All screenplays on the simplyscripts.com and simplyscripts.net domain are copyrighted to their respective authors. All rights reserved. This screenplaymay not be used or reproduced for any purpose including educational purposes without the expressed written permission of the author.
The Red Cactus by Brian S. Thompson - Western - William P. Thornbush, 58, dying of thirst under the brutal Arizona sun, drinks the liquid from a cactus that gives him a second chance at life. 99 pages - pdf, format
Currently rewriting my own western so I was excited to see a new western up on the boards. Also I live in Arizona. Let me take a look.
The logline doesn't need William's age.
You don't need the narration (cont) between action lines. We know the narrator is still speaking. Also I would say cut the narrator. The scene would be much better if William is truly alone in the quiet of the desert, dying. Also, I don't care about that backstory. Instead of telling me he left his family show me. Have him pull out a old crumbled photograph of the family he left. Or a certain pocket watch?
So Will gets younger from the cactus? Is there a more dramatic way to show he's gotten younger and stronger then simply looking at his hands? Fights off an animal that's hunting him? Pick up the mule? We won't know the change is more than cosmetic if you don't show us he's stronger.
So Will has a Henry rifle yet runs away from 3 charging rebels? He could drop all of them before they ever got close. Unless you want to show him as a major coward I'd say lose the repeater. Have him use his sidearm in the woods. Also I know Confederates often used captured Union weapons, but in this case it doesn't matter they have Springfield’s.
At the train station. OTHERS? PASSANGERS maybe?
5 pages in and I see you have a lot of black text. Action everywhere which a lot of readers don't care for. Do we need to know about every handshake, smile, or turn of the head your characters make? Try and cut some out. Makes a faster more flowing read.
Mandy's dad doesn't like Will? Again show us. Have the dad make a remark, put Will down, something. Don't hide the conflict from us.
Cut the scene with Will and his mother at breakfast or change it. It adds nothing to the script and just repeats info we've just learned. I know he's leaving already. Let him go. Same with the barn. Have him leave on his trip right after talking to Mandy. It makes it seem more abrupt. You've spent equal time now with him saying goodbye to mom and Mandy. Is that what you want to do?
10 pages in and I'm not sure where this is headed except Will is going to look for gold. Ratchet up the pressure to increase the stakes. Maybe Mandy’s family is bankrupt and will lose the farm? That’s why her dad doesn't like Will, he won't chip in and help, instead choosing to go look for gold foolishly. The old man's conversation on the train should be for Mandy's dad. Also for sure kill the narrator in the beginning because he is only repeating what you've shown here.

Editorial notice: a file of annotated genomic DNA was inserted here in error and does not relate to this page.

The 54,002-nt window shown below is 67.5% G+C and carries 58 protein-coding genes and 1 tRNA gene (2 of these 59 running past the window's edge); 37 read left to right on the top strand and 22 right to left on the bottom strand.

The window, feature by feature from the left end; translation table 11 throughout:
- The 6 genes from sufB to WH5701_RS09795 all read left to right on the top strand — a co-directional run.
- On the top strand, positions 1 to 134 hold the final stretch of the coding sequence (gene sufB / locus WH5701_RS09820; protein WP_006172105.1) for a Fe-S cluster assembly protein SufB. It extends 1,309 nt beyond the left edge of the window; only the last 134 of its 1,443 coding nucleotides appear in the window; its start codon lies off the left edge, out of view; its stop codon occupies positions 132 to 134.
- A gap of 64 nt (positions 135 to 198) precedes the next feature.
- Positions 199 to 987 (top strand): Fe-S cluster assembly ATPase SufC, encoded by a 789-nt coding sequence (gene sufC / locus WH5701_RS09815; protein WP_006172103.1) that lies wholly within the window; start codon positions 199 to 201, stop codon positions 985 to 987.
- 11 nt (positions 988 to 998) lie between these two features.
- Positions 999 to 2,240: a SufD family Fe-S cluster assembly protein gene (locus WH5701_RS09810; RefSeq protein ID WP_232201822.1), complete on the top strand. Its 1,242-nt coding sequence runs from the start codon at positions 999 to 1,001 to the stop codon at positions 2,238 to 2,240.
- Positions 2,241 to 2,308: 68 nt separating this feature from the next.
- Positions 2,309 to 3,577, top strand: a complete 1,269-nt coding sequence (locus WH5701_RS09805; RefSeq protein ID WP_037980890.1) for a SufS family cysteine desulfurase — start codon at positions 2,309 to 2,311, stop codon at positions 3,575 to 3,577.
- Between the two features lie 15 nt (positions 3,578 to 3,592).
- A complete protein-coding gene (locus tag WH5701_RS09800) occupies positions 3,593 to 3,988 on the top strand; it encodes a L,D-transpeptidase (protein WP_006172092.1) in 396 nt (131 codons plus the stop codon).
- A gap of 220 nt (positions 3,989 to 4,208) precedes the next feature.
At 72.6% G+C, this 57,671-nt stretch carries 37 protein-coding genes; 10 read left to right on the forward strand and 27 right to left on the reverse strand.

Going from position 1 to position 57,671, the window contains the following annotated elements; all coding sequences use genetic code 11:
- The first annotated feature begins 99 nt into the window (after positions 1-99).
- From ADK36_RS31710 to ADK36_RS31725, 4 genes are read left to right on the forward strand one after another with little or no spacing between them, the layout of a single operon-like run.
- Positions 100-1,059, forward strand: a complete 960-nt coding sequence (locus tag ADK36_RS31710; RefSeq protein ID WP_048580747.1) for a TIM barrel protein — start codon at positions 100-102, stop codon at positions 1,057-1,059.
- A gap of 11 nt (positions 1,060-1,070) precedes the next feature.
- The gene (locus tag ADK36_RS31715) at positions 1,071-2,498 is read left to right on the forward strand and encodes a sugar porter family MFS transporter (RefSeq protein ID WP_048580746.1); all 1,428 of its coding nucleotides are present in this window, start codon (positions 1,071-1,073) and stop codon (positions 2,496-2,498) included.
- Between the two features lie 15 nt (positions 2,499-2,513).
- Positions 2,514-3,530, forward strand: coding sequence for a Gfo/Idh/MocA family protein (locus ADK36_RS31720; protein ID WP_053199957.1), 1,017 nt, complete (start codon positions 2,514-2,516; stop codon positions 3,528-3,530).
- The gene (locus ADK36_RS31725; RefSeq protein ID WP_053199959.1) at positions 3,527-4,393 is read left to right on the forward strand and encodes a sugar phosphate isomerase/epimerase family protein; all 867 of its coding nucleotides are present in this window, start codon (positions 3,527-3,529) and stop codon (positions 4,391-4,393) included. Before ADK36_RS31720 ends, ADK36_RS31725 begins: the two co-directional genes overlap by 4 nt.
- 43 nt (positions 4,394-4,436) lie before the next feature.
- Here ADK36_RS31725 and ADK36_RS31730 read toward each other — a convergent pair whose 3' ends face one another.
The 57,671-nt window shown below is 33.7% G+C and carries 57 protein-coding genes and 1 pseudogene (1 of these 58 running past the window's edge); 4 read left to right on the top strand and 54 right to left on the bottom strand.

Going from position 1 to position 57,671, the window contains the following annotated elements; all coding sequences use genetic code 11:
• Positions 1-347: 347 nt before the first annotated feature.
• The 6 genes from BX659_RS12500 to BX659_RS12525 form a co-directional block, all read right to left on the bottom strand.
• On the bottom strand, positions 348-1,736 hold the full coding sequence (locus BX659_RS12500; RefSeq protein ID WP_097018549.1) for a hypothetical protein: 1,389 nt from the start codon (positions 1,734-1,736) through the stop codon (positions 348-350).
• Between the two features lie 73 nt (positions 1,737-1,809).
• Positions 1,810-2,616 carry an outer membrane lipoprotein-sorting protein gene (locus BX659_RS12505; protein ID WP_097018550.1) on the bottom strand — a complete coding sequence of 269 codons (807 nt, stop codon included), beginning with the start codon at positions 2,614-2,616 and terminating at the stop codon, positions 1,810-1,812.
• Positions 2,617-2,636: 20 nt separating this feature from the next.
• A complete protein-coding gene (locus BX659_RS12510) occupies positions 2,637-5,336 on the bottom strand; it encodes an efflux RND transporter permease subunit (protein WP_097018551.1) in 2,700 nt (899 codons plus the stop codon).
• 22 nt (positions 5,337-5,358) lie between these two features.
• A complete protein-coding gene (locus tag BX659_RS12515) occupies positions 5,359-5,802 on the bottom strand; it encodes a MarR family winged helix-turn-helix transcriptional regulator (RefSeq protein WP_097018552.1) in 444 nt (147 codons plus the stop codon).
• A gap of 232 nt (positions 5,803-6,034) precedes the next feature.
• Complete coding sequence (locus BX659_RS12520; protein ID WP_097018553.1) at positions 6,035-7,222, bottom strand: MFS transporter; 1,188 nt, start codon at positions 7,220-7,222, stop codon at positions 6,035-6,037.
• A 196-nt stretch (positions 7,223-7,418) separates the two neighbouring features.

You write pretty well and this script isn't bad but I think it could be leaner and meaner with some changes. I'll try and read some more because its a western.
The stable scene coming into Elko does nothing to advance your story.
Mabel - nice to see a prostitute who isn't dolled up and beautiful.
The oasis - Digging for gold already? Ok, but why not just skip the town entirely and come right here? Nothing happens in the town except we a bartender and prostitute watch Will take a drink. Also way too much description on finding the waterhole. You could say everything you need in one or two lines instead of 7 separate action slugs. Also I would not use the term oasis in your script. When I think of an oasis I think of lush green vegetation and water aplenty in the middle of a parched landscape. We don't have those out here in the South West. And if we did it would be a crowded place. Maybe change your location to a small creek or watering hole? I think that is more in line with what you are trying to describe.
We don't need to constantly know the location of Will's haversack and rifle. Especially if it never moves. Very overwritten here. Lots of text that shows very little.
You use A MILE AWAY when the cougar eats the run away stallion. Did it run away? You never say if it does. I would just make this a separate slugline like this EXT. STALLION CARCASS. DAY
Way too many action lines start off with Will this, Will that, which makes it read more like a checklist than a screenplay.
Will really loves his haversack and rifle.
20 pages in and this script with a great opening scene has become boring. Nothing happens, there is no conflict, and I have no idea where you are going with this. The script is way overwritten. You could do everything in half the pages easily. Will has little personality and is unlikable and underdeveloped. He runs from battle, ditches his new fiancé, finds gold too easily, and seems more attached to his haversack than his girl. If this is the case now I'm not sure what to look forward to further on. I thought the first page was great but the rest needs to be reworked quite a bit. What is Will's story?